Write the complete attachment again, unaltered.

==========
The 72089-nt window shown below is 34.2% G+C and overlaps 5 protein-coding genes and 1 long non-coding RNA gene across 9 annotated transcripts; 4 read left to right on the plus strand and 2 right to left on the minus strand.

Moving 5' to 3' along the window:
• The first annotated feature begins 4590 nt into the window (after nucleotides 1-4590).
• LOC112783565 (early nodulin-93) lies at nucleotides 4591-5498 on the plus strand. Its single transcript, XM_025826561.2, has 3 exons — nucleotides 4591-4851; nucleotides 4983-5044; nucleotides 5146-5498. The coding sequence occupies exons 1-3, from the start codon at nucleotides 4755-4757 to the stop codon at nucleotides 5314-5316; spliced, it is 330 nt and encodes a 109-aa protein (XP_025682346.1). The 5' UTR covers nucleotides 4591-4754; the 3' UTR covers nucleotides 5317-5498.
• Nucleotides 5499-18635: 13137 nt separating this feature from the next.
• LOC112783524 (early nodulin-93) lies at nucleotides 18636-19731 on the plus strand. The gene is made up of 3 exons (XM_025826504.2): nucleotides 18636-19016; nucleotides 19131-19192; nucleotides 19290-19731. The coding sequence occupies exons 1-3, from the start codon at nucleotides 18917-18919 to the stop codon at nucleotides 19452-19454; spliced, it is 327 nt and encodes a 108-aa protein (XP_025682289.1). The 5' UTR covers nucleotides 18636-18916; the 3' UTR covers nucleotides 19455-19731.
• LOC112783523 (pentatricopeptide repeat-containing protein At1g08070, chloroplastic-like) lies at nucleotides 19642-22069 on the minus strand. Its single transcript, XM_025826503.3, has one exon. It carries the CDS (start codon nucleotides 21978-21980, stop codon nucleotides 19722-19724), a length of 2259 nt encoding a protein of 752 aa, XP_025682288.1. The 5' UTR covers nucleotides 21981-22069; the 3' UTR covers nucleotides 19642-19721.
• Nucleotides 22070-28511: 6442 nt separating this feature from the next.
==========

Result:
The 72089-nt window shown below is 34.2% G+C and overlaps 5 protein-coding genes and 1 long non-coding RNA gene across 9 annotated transcripts; 4 read left to right on the plus strand and 2 right to left on the minus strand.

Moving 5' to 3' along the window:
• The first annotated feature begins 4590 nt into the window (after nucleotides 1-4590).
• LOC112783565 (early nodulin-93) lies at nucleotides 4591-5498 on the plus strand. Its single transcript, XM_025826561.2, has 3 exons — nucleotides 4591-4851; nucleotides 4983-5044; nucleotides 5146-5498. The coding sequence occupies exons 1-3, from the start codon at nucleotides 4755-4757 to the stop codon at nucleotides 5314-5316; spliced, it is 330 nt and encodes a 109-aa protein (XP_025682346.1). The 5' UTR covers nucleotides 4591-4754; the 3' UTR covers nucleotides 5317-5498.
• Nucleotides 5499-18635: 13137 nt separating this feature from the next.
• LOC112783524 (early nodulin-93) lies at nucleotides 18636-19731 on the plus strand. The gene is made up of 3 exons (XM_025826504.2): nucleotides 18636-19016; nucleotides 19131-19192; nucleotides 19290-19731. The coding sequence occupies exons 1-3, from the start codon at nucleotides 18917-18919 to the stop codon at nucleotides 19452-19454; spliced, it is 327 nt and encodes a 108-aa protein (XP_025682289.1). The 5' UTR covers nucleotides 18636-18916; the 3' UTR covers nucleotides 19455-19731.
• LOC112783523 (pentatricopeptide repeat-containing protein At1g08070, chloroplastic-like) lies at nucleotides 19642-22069 on the minus strand. Its single transcript, XM_025826503.3, has one exon. It carries the CDS (start codon nucleotides 21978-21980, stop codon nucleotides 19722-19724), a length of 2259 nt encoding a protein of 752 aa, XP_025682288.1. The 5' UTR covers nucleotides 21981-22069; the 3' UTR covers nucleotides 19642-19721.
• Nucleotides 22070-28511: 6442 nt separating this feature from the next.